Crashmaker, a review

It’s Airport novel that went to Harvard!
It’s a Beach Book with Wall Street smarts!

Start with a totally cool, ultra rich, smart hero.

Then add an impossibly beautiful, irresistibly exotic, intelligent, dangerous and powerful heroine.

There is, of course, a HUGE assortment of villains, many of them quite detestable, some slavering and dangerous.

But there is so much more.

It can also be read as a how-to manual, a roman à clef, a constitutional and monetary primer, or a black book indictment for students of contemporary politics, Globalism and conspiracy.

Leavened with brisk intellectual content from a wide range of politics, finance, economics, law, ethics, constitutional matters, monetary theory, the Federal reserve, government, history, conspiracy, secret societies and world domination Crashmaker is intended to educate and open eyes.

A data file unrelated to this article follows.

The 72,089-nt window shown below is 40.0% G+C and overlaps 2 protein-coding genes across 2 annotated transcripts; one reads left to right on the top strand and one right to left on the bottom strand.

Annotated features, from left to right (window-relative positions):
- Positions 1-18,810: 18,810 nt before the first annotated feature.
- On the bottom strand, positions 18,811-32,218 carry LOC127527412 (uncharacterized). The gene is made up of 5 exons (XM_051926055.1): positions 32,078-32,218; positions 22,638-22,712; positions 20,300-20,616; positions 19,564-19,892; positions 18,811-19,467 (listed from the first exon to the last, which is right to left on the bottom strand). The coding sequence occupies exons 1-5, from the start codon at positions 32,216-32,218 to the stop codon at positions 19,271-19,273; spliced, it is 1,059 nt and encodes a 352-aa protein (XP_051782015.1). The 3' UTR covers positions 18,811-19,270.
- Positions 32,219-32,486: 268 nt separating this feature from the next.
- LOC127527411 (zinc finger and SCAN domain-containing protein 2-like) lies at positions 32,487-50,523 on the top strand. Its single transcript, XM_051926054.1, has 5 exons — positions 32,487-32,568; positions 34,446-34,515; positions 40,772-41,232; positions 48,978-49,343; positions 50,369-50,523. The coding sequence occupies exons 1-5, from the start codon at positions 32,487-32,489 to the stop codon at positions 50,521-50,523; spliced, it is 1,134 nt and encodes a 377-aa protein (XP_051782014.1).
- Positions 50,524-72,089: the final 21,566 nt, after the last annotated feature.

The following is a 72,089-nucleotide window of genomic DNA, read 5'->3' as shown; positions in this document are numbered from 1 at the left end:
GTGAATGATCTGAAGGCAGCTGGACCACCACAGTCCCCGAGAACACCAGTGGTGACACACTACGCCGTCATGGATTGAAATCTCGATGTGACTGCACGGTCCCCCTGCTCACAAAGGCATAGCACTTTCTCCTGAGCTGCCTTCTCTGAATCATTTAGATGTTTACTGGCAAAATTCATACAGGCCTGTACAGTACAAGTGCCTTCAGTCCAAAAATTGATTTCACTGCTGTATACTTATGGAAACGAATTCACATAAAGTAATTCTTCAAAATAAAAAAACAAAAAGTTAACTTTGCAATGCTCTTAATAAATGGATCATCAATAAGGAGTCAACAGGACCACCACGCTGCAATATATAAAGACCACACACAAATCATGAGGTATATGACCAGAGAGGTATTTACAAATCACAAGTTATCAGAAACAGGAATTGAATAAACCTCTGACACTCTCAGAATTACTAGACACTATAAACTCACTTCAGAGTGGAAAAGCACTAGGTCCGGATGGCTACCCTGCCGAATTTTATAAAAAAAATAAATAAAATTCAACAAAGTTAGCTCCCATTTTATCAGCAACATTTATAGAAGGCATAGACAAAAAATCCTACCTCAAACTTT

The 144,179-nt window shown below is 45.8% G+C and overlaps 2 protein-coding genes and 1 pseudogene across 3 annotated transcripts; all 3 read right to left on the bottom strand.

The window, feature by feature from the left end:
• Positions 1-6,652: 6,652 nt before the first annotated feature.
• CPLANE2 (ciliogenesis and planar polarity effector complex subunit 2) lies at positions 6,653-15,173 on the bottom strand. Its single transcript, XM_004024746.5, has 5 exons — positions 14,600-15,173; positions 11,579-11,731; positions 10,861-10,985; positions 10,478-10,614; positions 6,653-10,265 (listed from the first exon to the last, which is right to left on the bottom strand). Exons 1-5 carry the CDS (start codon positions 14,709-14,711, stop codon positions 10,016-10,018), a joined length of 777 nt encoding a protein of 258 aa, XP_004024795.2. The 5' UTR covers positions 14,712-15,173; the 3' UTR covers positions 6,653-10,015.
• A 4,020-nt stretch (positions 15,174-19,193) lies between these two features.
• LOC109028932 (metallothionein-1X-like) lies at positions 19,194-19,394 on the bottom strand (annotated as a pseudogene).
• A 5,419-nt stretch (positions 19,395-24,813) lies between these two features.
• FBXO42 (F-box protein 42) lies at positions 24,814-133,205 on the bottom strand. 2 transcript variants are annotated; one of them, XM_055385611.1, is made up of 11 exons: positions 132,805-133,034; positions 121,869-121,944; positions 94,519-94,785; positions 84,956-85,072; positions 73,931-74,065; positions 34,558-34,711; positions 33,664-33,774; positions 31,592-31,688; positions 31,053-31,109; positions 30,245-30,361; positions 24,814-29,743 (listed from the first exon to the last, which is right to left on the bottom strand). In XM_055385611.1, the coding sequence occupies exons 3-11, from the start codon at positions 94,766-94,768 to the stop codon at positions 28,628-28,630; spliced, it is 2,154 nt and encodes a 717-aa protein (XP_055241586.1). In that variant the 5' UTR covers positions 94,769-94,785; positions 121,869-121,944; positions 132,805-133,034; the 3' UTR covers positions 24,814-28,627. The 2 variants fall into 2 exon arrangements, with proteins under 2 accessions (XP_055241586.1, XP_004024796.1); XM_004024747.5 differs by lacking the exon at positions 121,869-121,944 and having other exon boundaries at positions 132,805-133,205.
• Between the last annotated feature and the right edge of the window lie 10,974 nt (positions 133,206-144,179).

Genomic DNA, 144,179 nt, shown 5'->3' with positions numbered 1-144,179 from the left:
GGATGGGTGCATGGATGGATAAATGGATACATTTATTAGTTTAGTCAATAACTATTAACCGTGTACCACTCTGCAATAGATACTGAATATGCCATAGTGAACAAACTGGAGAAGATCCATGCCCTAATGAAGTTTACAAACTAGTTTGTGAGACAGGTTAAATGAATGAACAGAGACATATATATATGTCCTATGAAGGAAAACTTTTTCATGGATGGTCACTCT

This it will do.

On the pop fiction level Crashmaker is a novel of high finance and high intrigue, a scheme of market capture and constitutional reformation that is certainly worthy of its genre. But there is a palpable intelligence behind it that presents itself in an intellectual free-for-all, with bold, concise thinking that leaves the conventional wisdom and high school civics platitudes definitely the worst for wear.

Crashmaker is ultimately a novel about the America of the founders, and her unique place as an idea as well as a legal, political and social entity. It’s about the forces that have corrupted this dream, and the forces and ideas that can rejuvenate it. Crashmaker’s content is as relevant as today’s news headline, and as timeless as our own Declaration of Independence and Constitution.